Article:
The Tim Brooks Column
Just as we can gain members, we can lose them too
The Tim Brooks Column: Previous Articles
When the ICC reached the milestone of 100 member nations the development team rightly raised their bat to acclaim and applause. Cricket, long since considered a colonial pastime, could demonstrate that it was a truly global sport. And it could do so with transparent, measurable criteria, not merely anecdotal evidence of the game played in all corners of the globe.
Since the dawn of the new millennium the increased focus on expanding the global game has seen the ranks swell and the recruitment drive has continued with each AGM seeing more colour on the cricketing atlas. With Russia due to be welcomed into the fold this year a vast swathe of white will be filled. And to the ICC’s credit the vast majority of these nations have competed internationally in the framework of tournaments, such as WCL and T20 World cup qualifiers and regional youth tournaments, that have been created for non full members. This has thrown up some intriguing fixtures, and some eye-watering statistical anomalies, for the cricket fan with a global outlook to cherish.
So given this success many have asked where the membership figure will settle. Many think around 115, some even say 120. A lot less than football of course, but nonetheless a figure that sceptics with a myopic view of cricket as merely the test nations would not have thought possible a few decades ago. But with all eyes on gaining members have we been blind to the prospect of losing them?
After all, ICC membership comes with criteria that must be met. An affiliate member cannot simply take its annual bursary and rest on its laurels. Well, some would say it could, but not anymore it seems. Despite harangues and entreaties from their regional development officers some members have been doing just that. In failing to enter tournaments or meet development objectives they are, in reality, invalidating their membership. In the past the ICC have turned a blind eye to these ‘bad apples’ in its orchard but that is changing. While the ICC have on the whole been timid in their approach to their members, especially in the face of the BCCI, they have on occasion bared their teeth, for instance in their suspension of the USA Cricket Association. And there is every indication that they shall do so again and set the much unwanted precedent of withdrawing membership.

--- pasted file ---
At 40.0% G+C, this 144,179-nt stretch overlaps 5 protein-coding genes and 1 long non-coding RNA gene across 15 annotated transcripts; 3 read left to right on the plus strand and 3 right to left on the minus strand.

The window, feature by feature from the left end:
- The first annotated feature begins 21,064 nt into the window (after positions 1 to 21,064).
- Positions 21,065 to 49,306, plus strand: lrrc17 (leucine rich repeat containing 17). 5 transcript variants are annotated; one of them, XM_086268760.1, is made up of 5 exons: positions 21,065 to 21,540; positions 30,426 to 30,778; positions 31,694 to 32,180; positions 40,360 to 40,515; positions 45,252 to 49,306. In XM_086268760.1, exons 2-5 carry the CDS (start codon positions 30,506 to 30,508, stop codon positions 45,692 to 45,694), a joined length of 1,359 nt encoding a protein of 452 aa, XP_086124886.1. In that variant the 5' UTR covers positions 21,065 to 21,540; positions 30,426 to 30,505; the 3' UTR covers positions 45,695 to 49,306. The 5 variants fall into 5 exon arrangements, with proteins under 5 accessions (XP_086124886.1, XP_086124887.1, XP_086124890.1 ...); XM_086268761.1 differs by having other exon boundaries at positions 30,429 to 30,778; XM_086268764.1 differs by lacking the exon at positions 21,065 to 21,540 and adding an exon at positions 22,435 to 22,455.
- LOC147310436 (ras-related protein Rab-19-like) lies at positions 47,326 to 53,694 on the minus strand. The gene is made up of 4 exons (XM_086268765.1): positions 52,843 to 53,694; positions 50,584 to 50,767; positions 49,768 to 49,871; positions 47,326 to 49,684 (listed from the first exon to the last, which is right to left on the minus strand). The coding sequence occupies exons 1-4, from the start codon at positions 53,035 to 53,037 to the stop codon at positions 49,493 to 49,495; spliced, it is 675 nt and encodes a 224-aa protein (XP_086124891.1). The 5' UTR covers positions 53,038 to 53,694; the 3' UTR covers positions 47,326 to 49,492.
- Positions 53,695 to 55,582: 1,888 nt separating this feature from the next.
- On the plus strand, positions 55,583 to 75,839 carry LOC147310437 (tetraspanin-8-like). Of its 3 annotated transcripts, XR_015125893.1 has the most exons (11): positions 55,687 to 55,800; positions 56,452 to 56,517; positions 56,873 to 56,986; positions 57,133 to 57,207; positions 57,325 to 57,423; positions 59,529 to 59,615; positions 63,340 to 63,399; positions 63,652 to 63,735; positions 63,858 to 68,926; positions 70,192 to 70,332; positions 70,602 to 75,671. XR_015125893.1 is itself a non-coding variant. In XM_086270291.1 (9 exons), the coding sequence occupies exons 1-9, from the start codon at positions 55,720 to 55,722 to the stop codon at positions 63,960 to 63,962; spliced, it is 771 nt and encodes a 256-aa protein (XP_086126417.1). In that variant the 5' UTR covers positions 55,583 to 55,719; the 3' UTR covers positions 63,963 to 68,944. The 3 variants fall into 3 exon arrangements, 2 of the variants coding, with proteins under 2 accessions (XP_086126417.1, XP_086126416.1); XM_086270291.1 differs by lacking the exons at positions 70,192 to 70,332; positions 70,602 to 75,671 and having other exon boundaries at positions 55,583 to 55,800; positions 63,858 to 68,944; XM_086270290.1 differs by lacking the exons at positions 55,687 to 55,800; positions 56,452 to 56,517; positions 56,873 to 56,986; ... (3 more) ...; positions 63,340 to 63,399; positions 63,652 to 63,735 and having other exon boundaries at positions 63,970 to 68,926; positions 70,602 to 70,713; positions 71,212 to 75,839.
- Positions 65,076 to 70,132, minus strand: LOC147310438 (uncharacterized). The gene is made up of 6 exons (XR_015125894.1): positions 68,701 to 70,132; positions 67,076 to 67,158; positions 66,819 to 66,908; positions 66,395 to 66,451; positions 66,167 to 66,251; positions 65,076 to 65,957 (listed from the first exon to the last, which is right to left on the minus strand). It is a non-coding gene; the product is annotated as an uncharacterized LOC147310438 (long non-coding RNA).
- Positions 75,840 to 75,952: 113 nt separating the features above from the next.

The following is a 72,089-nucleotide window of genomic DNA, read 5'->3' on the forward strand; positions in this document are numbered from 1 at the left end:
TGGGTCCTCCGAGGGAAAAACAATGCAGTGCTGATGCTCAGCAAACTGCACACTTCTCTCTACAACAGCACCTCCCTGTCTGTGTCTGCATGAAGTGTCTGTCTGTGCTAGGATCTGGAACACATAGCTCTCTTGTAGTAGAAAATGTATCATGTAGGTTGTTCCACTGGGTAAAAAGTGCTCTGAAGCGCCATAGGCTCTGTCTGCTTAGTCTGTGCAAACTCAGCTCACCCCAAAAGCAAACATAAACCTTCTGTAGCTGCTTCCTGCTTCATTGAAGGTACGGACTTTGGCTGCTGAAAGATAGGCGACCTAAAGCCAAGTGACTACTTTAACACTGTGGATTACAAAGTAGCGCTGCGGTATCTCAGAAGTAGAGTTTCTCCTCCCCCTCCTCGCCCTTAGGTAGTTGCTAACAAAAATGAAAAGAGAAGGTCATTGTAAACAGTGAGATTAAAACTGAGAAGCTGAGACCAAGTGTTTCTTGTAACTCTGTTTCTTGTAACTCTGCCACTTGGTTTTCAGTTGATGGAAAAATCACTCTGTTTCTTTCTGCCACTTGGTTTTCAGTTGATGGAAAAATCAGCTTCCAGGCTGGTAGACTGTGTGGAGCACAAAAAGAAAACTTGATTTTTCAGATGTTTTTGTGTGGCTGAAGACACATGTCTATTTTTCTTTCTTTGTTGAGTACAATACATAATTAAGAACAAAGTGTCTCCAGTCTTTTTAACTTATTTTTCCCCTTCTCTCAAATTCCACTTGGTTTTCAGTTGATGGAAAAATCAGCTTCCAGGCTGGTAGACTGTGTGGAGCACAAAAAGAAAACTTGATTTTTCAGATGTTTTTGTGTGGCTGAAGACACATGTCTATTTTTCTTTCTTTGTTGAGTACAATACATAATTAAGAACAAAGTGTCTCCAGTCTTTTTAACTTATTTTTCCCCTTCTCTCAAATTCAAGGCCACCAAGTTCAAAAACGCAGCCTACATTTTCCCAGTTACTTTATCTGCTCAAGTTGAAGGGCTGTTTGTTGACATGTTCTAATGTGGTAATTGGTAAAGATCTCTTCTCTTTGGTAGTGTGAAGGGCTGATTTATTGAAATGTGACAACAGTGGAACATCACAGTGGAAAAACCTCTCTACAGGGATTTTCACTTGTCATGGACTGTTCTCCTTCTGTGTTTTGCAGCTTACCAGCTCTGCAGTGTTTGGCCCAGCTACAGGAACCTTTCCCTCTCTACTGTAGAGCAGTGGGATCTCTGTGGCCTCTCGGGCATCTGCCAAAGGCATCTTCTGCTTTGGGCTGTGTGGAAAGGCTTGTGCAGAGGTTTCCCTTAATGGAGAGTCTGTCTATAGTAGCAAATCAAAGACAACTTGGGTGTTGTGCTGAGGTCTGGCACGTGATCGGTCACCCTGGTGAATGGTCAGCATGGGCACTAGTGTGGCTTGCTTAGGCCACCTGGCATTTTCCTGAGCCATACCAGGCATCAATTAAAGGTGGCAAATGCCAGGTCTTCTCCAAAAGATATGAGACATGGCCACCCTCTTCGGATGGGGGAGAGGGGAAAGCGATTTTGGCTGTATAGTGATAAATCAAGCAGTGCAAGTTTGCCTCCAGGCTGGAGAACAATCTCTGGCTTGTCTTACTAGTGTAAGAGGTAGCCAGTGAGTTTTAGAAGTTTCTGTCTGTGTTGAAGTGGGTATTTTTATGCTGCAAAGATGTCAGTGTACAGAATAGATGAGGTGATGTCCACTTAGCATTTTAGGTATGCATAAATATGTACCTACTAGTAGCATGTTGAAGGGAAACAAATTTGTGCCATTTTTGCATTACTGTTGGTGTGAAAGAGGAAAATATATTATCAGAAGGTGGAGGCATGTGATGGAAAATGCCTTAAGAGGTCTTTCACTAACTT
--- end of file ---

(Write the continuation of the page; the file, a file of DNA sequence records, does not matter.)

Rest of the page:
The ICC are losing patience with some of their under-performing, and indeed in many instances ‘non-performing’, members. They have warned them that the terms of membership require certain criteria to be met. If such warnings go unheeded then proceedings become more formal, with a member being suspended from competitions until such time as they meet the minimum criteria for their membership category. If this does not spur the member into action then the ICC will use the ultimate sanction of withdrawing membership. This is likely to be the case for several members within the next two years, unless they pull their finger out at the 11th hour.
As you can imagine this is not an outcome that anyone wants, least of all the ICC communications department who are used to drafting press releases welcoming members not saying farewell. And what if, starved of funding or players, other members teeter on the brink? Will the ICC’s hard fought century prove short-lived, the bat once held proudly aloft to the pavilion of the press dropping sheepish to their side? Hopefully that will not happen, but people should not be blind to the possibility and the considerable challenge of keeping members engaged and improving.
Another taboo word to add to ‘withdrawal’ is ‘demotion’. Over the last decade some affiliates have been promoted to associate members and Ireland have made their bid to join the ranks of the full members. But what if an associate or even a full member fail to meet their membership criteria? Shouldn’t they be demoted? Again, it is not a headline the ICC want to see but if they are serious in their rhetoric of being a transparent, fair and accountable steward of the global game then they must act on poor performance just as they celebrate and reward success. Full members get considerably larger grants than their associate cousins and there should be an expectation that they prove it is well spent. If it was a hereditary title, a job for life, as many have assumed, then there would not be the need for membership criteria. As there is, then the ICC must measure whether they are met, and act accordingly if they aren’t.
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